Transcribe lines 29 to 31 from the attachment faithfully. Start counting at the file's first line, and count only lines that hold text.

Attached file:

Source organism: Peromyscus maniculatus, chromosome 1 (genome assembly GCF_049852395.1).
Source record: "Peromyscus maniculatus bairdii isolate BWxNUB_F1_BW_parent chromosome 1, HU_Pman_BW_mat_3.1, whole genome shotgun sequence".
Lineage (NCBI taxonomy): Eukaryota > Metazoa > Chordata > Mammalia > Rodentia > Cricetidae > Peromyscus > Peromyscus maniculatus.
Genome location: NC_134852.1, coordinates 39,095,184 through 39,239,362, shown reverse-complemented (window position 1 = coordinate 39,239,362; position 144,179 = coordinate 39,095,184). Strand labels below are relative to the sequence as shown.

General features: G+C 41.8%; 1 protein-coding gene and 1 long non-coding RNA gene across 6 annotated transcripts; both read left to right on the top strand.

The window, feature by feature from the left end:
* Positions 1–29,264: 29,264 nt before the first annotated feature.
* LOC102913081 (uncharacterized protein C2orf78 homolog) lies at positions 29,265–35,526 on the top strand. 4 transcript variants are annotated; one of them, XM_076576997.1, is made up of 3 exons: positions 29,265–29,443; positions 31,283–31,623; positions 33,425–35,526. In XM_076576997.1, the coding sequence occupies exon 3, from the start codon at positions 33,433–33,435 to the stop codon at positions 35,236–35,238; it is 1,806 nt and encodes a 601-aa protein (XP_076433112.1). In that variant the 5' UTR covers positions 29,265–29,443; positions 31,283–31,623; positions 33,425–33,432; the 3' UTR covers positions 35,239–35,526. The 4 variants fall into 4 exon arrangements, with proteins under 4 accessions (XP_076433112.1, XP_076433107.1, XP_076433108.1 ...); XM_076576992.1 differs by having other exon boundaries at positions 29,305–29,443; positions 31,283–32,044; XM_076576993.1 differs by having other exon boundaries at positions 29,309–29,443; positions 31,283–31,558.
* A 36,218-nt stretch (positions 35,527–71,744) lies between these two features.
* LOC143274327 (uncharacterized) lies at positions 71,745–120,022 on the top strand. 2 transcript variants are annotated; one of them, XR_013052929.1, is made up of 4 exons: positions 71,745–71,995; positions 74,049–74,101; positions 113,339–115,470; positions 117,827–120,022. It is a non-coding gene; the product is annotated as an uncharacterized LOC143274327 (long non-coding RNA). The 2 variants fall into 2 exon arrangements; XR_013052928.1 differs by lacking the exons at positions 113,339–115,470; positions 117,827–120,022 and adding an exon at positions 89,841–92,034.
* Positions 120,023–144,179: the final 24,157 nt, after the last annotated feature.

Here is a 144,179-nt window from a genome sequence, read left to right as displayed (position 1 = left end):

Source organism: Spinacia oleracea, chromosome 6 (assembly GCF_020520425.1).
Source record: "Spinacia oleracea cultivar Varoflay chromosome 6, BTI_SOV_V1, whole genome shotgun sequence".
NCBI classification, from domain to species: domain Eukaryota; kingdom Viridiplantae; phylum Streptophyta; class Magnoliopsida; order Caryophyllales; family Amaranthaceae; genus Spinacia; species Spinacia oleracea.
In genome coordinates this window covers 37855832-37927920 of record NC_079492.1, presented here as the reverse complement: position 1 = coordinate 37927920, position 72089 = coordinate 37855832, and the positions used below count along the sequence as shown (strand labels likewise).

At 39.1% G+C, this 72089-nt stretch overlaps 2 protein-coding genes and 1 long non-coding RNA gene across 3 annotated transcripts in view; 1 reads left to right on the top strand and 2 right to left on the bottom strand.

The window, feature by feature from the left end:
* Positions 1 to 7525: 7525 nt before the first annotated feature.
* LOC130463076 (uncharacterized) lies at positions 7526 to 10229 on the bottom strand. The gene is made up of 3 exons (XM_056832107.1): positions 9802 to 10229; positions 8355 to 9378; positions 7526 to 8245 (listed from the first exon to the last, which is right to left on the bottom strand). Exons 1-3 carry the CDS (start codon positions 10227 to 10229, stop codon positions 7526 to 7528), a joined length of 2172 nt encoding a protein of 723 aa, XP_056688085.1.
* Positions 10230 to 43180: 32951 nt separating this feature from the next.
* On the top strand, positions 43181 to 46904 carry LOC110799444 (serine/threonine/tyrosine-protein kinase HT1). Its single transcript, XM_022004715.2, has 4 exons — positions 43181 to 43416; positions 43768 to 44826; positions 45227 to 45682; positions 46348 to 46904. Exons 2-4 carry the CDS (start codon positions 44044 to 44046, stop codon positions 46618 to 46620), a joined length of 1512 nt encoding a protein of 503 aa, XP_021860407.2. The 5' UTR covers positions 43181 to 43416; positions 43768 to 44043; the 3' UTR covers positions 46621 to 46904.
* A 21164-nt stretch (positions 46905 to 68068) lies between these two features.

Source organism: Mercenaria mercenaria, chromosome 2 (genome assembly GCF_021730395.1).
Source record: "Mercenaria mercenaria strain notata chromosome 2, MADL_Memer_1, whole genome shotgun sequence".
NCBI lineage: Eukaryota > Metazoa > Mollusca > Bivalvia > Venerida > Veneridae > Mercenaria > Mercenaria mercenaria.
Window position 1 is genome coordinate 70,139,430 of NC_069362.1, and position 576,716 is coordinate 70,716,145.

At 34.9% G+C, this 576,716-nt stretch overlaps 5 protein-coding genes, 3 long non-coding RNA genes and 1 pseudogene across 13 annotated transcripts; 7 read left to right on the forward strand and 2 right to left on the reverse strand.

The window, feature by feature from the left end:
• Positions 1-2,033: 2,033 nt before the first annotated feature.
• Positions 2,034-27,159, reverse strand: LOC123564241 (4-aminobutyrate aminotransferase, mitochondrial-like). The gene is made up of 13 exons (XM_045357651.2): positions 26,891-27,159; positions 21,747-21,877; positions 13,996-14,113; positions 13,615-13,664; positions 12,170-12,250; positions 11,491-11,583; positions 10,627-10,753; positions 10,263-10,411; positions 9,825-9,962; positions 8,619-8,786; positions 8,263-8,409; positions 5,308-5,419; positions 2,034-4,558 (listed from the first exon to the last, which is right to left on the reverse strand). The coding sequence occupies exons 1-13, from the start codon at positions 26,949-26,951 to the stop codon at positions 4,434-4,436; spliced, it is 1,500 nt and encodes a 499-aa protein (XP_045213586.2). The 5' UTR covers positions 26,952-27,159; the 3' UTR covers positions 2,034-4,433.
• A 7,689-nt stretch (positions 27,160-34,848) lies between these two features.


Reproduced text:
The window, feature by feature from the left end:
• Positions 1-2,033: 2,033 nt before the first annotated feature.
• Positions 2,034-27,159, reverse strand: LOC123564241 (4-aminobutyrate aminotransferase, mitochondrial-like). The gene is made up of 13 exons (XM_045357651.2): positions 26,891-27,159; positions 21,747-21,877; positions 13,996-14,113; positions 13,615-13,664; positions 12,170-12,250; positions 11,491-11,583; positions 10,627-10,753; positions 10,263-10,411; positions 9,825-9,962; positions 8,619-8,786; positions 8,263-8,409; positions 5,308-5,419; positions 2,034-4,558 (listed from the first exon to the last, which is right to left on the reverse strand). The coding sequence occupies exons 1-13, from the start codon at positions 26,949-26,951 to the stop codon at positions 4,434-4,436; spliced, it is 1,500 nt and encodes a 499-aa protein (XP_045213586.2). The 5' UTR covers positions 26,952-27,159; the 3' UTR covers positions 2,034-4,433.